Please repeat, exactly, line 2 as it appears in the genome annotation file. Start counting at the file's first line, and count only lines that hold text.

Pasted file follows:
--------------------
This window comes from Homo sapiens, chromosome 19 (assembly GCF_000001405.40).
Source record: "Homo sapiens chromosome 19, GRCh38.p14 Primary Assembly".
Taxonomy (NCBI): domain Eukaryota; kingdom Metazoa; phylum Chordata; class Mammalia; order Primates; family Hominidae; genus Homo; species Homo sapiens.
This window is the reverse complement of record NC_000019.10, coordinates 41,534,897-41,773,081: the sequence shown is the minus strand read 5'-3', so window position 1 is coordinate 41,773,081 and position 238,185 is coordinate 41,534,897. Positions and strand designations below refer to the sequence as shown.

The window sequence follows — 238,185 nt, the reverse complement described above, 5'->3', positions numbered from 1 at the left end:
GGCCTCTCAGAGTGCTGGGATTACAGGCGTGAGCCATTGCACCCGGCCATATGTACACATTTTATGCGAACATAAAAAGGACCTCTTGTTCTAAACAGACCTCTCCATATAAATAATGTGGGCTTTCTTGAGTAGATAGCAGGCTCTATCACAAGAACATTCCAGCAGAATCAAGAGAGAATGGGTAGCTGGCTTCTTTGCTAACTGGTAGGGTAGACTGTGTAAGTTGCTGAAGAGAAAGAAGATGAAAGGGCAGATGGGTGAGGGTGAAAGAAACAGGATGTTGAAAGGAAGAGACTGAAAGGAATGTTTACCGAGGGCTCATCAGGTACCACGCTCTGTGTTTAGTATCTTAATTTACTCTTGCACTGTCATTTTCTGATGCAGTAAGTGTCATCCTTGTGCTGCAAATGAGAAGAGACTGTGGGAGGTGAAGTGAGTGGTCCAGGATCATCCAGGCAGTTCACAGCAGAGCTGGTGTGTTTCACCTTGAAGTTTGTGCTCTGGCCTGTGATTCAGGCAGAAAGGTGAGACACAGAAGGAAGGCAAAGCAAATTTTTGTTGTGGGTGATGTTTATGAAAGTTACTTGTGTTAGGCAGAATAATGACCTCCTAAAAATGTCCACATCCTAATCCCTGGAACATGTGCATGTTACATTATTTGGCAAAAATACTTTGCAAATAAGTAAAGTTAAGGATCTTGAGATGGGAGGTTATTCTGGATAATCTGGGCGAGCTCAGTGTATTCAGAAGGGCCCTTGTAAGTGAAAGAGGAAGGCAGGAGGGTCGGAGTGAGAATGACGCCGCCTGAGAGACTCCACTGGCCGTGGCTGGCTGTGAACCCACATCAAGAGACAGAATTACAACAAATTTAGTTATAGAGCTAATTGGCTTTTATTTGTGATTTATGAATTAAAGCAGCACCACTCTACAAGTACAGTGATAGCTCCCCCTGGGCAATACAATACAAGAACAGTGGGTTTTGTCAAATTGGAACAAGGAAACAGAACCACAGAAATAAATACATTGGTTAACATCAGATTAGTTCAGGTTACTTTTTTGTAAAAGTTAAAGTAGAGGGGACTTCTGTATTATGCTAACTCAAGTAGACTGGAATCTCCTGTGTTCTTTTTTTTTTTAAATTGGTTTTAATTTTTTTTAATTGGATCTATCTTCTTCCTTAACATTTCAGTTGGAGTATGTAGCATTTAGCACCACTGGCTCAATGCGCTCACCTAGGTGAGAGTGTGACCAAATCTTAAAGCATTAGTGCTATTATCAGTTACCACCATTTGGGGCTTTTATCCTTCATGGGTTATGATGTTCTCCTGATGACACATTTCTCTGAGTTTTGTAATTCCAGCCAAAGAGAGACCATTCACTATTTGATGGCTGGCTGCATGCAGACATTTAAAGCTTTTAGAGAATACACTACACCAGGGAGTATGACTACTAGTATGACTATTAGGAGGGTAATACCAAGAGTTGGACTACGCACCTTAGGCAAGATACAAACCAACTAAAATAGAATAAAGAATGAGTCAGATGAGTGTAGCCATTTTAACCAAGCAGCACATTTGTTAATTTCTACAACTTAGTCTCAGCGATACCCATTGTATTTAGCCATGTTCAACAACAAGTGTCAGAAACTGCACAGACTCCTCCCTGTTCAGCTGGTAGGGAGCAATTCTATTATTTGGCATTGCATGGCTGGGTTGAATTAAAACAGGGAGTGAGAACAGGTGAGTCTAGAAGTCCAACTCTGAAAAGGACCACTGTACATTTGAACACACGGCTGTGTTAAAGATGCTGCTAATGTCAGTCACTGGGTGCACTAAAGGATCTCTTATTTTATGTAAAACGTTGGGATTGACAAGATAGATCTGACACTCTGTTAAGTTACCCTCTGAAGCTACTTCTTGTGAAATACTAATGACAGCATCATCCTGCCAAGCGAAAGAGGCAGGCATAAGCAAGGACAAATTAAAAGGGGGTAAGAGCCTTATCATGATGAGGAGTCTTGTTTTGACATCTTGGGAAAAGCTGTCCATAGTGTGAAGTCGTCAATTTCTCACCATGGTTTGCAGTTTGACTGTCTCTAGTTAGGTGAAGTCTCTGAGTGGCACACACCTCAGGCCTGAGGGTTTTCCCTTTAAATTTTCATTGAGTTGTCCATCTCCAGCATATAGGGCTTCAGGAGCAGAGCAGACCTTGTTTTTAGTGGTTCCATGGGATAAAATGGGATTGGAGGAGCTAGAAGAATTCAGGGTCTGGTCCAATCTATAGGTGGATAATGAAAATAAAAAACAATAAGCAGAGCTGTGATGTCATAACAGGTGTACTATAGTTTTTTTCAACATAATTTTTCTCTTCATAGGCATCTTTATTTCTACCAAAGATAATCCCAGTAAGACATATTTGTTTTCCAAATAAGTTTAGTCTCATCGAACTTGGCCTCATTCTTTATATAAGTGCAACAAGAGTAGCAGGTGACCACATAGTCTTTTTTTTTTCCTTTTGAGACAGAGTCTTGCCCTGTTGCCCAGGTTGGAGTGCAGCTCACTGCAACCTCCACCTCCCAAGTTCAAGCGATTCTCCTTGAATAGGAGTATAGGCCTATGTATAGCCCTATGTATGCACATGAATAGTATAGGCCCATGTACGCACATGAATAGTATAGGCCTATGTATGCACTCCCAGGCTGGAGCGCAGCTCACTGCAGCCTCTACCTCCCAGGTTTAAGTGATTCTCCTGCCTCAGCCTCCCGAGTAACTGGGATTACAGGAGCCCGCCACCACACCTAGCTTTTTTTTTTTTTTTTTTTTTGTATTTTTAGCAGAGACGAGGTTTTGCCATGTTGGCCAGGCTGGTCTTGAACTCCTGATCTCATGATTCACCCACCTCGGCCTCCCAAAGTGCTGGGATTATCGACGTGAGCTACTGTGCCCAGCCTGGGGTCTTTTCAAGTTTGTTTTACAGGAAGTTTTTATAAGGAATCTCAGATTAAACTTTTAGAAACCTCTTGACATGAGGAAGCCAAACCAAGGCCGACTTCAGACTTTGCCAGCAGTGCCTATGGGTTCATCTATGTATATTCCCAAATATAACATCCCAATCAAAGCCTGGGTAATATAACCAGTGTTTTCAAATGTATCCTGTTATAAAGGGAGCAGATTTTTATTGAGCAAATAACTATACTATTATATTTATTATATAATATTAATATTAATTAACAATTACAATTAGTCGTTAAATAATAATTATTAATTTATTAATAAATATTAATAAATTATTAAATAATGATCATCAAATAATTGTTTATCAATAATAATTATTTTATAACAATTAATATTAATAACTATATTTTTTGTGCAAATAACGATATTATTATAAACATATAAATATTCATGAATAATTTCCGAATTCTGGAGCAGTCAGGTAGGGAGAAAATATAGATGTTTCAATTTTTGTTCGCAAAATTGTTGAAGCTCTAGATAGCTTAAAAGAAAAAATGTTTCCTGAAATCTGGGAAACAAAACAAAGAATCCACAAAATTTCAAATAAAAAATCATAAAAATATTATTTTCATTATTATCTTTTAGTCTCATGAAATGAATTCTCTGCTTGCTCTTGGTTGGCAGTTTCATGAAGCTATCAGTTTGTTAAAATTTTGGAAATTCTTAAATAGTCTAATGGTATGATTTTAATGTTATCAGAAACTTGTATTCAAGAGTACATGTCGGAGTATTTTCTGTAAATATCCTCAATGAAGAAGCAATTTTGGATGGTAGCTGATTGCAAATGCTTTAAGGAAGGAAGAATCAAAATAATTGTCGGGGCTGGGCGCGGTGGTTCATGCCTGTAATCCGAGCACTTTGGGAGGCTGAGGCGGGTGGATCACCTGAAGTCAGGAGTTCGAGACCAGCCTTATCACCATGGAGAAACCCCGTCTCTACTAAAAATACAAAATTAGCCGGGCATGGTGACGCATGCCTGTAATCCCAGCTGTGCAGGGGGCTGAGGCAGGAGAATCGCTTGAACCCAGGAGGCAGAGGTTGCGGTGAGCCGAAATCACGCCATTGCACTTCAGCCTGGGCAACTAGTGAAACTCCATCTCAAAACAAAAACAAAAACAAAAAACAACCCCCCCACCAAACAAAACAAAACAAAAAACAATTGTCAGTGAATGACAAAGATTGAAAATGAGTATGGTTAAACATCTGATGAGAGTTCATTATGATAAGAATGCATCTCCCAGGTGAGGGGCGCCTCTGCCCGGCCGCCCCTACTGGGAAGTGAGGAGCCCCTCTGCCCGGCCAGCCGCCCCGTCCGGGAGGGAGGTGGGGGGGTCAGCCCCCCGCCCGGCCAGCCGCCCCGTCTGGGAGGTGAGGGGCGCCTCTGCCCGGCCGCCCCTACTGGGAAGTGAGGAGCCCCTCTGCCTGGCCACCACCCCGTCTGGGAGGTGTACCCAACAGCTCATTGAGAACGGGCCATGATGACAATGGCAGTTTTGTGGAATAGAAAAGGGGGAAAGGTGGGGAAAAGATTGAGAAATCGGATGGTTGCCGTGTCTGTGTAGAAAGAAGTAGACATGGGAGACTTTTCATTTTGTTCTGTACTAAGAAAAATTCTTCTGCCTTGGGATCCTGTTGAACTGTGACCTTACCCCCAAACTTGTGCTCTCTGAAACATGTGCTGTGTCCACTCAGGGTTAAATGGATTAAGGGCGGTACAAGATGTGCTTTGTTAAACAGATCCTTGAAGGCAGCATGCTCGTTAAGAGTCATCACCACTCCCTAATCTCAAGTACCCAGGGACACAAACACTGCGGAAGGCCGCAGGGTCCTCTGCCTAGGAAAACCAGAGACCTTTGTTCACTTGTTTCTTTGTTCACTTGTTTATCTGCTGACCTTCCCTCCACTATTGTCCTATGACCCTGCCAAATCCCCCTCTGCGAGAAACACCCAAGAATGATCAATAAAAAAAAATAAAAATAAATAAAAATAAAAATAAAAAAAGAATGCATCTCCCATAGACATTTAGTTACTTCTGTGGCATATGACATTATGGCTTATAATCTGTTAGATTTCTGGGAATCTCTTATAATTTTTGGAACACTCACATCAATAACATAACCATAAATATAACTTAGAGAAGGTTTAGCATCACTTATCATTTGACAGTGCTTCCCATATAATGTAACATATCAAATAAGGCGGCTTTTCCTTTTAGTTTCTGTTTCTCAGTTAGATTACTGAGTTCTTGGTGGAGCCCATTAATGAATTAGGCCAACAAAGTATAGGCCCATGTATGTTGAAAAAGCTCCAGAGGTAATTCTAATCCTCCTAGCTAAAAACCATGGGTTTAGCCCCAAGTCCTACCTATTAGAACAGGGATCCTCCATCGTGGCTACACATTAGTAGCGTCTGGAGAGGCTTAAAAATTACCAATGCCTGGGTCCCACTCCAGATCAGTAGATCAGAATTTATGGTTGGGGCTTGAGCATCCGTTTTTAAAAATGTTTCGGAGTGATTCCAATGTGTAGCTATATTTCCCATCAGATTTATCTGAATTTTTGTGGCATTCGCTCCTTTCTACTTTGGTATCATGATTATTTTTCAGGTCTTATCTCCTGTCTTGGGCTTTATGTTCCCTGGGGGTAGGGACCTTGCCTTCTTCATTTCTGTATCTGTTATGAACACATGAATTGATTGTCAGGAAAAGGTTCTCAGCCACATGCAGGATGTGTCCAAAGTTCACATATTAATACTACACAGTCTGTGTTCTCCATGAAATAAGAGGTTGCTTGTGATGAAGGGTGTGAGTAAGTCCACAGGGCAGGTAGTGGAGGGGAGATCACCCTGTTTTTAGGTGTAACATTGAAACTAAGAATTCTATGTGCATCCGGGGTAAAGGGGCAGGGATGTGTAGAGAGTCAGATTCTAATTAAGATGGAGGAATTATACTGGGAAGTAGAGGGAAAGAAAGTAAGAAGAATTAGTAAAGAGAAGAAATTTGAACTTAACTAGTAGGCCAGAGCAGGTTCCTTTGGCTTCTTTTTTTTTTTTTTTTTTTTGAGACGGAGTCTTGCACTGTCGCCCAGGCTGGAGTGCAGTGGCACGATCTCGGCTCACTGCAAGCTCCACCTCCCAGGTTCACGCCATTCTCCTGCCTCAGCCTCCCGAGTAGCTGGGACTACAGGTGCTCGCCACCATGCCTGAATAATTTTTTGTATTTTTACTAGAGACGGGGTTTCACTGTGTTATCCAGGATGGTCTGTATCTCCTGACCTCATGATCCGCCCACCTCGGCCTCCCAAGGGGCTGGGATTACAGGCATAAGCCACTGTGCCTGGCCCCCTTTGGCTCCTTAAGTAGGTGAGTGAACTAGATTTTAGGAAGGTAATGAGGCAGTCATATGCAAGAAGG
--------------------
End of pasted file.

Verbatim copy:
Source record: "Homo sapiens chromosome 19, GRCh38.p14 Primary Assembly".